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I want to draw a scatter plot using pylab, however, some of my data are NaN, like this:

a = [1, 2, 3]
b = [1, 2, None]

pylab.scatter(a,b) doesn't work.

Is there some way that I could draw the points of real value while not displaying these NaN value?

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Would it suffice to remove the NaN values as described in stackoverflow.com/questions/11620914/… ? –  Giant Molecular Klaus Apr 2 '13 at 0:55

2 Answers 2

up vote 7 down vote accepted

Things will work perfectly if you use NaNs. None is not the same thing. A NaN is a float.

As an example:

import numpy as np
import matplotlib.pyplot as plt

plt.scatter([1, 2, 3], [1, 2, np.nan])

enter image description here

Have a look at pandas or numpy masked arrays (and numpy.genfromtxt to load your data) if you want to handle missing data. Masked arrays are built into numpy, but pandas is an extremely useful library, and has very nice missing value functionality.

As an example:

import matplotlib.pyplot as plt
import pandas

x = pandas.Series([1, 2, 3])
y = pandas.Series([1, 2, None])
plt.scatter(x, y)

pandas uses NaNs to represent masked data, while masked arrays use a separate mask array. This means that masked arrays can potentially preserve the original data, while temporarily flagging it as "missing" or "bad". However, they use more memory, and have a hidden gotchas that can be avoided by using NaNs to represent missing data.

As another example, using both masked arrays and NaNs, this time with a line plot:

import numpy as np
import matplotlib.pyplot as plt

x = np.linspace(0, 6 * np.pi, 300)
y = np.cos(x)

y1 = np.ma.masked_where(y > 0.7, y)

y2 = y.copy()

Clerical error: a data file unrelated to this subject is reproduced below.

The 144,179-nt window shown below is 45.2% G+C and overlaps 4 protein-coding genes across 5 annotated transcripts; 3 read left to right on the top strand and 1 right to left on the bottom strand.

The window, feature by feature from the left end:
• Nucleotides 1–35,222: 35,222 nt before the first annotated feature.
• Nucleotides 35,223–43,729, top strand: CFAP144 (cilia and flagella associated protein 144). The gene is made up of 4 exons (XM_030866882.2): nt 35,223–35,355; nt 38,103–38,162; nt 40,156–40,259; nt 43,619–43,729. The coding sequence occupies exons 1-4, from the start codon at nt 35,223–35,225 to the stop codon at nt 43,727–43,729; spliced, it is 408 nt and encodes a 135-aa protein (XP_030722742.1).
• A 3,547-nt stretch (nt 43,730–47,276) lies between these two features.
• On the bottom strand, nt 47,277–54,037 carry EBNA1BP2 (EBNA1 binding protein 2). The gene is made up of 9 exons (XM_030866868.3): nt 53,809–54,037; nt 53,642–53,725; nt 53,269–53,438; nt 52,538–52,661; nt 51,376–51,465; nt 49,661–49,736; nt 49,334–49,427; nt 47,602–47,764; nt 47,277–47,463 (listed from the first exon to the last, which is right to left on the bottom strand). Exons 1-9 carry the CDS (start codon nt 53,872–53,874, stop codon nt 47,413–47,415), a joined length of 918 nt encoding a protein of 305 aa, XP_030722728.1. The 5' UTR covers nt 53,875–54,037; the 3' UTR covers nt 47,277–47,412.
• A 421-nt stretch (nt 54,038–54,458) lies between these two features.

y2[y > 0.7] = np.nan

fig, axes = plt.subplots(nrows=3, sharex=True, sharey=True)
for ax, ydata in zip(axes, [y, y1, y2]):
    ax.plot(x, ydata)
    ax.axhline(0.7, color='red')

axes[1].set_title('Masked Arrays')
axes[2].set_title("Using NaN's")



enter image description here

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That's what I am looking for. Thanks! –  yangsuli Apr 2 '13 at 1:22

Because you are drawing in 2D space, your points need to be defined by both an X and an Y value. If one of the values is None, that point cannot exist in 2D space so it cannot be plotted, hence you should remove both the None and it's corresponding value from the other list.

There are many ways to accomplish this. Here is one:

a = [1, 2, 3]
b = [1, None, 2]

i = 0
while i < len(a):
    if a[i] == None or b[i] == None:
        a = a[:i] + a[i+1:]
        b = b[:i] + b[i+1:]
        i += 1

"""Now a = [1, 3] and b = [1, 2]"""

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Be careful with if not a[i].... If either array has zeros, you'll remove them. Zero is a perfectly valid value! –  Joe Kington Apr 2 '13 at 1:19
@Joe Kington: You are right. I have edited the post. –  Ionut Hulub Apr 2 '13 at 1:21

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